All credible research finds the same evidence about the STEM workforce: ample supply, stagnant wages and, by industry accounts, thousands of applicants for any advertised job. The real concern should be about the dim employment prospects for our best STEM graduates: The National Institutes of Health, for example, has developed a program to help new biomedical Ph.D.s find alternative careers in the face of “unattractive” job prospects in the field. Opportunities for engineers vary by the field and economic cycle – as oil exploration has increased, so has demand (and salaries) for petroleum engineers, resulting in a near tripling of petroleum engineering graduates. In contrast, average wages in the IT industry are the same as those that prevailed when Bill Clinton was president despite industry cries of a “shortage.” Overall, U.S. colleges produce twice the number of STEM graduates annually as find jobs in those fields.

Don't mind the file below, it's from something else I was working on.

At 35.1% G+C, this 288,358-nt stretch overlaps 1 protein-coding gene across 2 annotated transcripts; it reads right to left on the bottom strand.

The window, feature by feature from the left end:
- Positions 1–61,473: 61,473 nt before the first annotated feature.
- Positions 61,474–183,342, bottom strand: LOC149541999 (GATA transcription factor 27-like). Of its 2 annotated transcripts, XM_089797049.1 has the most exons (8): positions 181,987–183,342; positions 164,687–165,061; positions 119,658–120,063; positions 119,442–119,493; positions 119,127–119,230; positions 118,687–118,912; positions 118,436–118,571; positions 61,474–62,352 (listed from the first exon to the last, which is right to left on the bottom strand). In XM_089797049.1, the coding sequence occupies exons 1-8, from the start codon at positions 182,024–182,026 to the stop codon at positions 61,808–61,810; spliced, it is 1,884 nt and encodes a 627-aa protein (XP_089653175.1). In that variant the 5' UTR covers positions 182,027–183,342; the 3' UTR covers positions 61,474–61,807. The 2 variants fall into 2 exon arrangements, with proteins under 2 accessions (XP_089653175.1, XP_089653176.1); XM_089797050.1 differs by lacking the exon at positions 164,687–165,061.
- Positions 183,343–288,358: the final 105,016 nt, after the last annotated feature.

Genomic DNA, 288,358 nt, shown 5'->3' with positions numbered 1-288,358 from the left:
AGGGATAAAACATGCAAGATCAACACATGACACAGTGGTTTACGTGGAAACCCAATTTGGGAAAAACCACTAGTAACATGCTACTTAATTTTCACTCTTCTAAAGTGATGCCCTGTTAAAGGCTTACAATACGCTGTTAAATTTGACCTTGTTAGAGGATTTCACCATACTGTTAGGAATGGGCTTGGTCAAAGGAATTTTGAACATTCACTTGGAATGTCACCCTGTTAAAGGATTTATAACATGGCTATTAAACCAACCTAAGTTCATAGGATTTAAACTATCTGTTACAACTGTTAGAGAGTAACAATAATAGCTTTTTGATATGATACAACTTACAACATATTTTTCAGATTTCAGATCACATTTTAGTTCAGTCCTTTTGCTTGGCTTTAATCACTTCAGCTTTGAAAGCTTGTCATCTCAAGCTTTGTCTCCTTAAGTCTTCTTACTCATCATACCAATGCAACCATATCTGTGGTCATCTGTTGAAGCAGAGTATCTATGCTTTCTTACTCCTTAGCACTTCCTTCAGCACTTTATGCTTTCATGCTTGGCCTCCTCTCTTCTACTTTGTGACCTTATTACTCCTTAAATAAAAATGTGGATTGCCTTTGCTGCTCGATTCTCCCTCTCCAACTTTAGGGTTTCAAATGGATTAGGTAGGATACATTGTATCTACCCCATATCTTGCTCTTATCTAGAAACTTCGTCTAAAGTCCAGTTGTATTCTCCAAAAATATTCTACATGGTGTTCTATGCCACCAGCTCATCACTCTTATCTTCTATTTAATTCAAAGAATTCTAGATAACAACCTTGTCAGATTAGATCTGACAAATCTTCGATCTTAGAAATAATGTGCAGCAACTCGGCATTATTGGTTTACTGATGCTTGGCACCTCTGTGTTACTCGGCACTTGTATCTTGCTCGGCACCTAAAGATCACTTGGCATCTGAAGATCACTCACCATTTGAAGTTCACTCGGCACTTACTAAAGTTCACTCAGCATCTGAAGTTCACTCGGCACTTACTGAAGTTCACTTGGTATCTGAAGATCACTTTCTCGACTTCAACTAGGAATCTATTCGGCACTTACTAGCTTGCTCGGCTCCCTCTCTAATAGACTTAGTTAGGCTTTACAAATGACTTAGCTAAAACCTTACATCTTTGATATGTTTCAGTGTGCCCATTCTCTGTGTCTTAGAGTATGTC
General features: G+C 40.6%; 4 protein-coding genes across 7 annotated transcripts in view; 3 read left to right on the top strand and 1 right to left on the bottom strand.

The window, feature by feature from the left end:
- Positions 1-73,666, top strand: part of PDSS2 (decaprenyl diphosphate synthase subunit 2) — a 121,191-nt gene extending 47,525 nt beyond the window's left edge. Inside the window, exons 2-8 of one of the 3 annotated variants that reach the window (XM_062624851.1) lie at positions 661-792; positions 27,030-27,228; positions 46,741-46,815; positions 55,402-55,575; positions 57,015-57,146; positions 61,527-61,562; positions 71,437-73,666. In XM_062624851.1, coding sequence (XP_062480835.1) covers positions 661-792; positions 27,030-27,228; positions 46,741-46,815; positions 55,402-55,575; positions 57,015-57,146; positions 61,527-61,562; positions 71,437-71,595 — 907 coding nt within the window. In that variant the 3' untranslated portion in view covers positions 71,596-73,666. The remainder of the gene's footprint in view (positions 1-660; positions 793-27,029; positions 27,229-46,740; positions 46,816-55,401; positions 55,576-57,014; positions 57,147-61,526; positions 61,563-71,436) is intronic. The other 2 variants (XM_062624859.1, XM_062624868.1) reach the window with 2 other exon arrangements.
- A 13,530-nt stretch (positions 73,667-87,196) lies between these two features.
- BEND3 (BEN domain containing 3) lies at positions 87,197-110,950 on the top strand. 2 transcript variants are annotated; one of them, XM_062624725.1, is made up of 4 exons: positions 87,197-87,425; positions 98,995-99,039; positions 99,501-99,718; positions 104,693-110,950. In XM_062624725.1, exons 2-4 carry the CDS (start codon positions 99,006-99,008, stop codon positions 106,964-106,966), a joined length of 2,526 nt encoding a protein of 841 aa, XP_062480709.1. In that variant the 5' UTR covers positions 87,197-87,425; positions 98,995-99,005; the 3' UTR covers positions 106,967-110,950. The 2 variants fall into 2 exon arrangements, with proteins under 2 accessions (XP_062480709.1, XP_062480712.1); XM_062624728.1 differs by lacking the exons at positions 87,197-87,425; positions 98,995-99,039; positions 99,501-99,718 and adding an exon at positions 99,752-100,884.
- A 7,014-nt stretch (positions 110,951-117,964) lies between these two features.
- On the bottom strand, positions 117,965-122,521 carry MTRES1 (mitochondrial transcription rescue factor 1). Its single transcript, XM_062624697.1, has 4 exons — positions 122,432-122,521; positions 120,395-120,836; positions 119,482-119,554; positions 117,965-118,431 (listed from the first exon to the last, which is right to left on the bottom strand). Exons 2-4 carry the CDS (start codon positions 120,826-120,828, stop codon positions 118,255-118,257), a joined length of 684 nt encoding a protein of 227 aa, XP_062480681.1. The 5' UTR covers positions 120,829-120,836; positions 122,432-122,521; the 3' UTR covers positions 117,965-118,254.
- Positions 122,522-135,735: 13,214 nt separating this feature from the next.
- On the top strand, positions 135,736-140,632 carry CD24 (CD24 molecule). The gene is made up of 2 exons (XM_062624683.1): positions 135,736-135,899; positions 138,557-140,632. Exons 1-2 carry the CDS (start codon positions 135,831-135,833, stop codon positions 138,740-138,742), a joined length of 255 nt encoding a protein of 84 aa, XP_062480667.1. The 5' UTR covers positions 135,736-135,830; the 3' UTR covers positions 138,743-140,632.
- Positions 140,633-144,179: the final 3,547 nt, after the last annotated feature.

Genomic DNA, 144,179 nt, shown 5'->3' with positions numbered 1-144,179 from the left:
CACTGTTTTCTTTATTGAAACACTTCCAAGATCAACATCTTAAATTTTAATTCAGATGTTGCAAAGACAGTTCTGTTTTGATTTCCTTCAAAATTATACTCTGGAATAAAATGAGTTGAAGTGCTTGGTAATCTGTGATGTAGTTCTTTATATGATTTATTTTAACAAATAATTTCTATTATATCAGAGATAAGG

Cries that “the STEM sky is falling” are just the latest in a cyclical pattern of shortage predictions over the past half-century, none of which were even remotely accurate. In a desert of evidence, the growth of STEM shortage claims is driven by heavy industry funding for lobbyists and think tanks. Their goal is government intervention in the market under the guise of solving national economic problems. The highly profitable IT industry, for example, is devoting millions to convince Congress and the White House to provide its employers with more low-cost, foreign guestworkers instead of trying to attract and retain employees from an ample domestic labor pool of native and immigrant citizens and permanent residents. Guestworkers currently make up two-thirds of all new IT hires, but employers are demanding further increases. If such lobbying efforts succeed, firms will have enough guestworkers for at least 100 percent of their new hiring and can continue to legally substitute these younger workers for current employees, holding down wages for both them and new hires.
On the upside, however, outside of some attention-getting cheerleaders, the more-women-in-stem-propagandeering appears to be falling on deaf ears: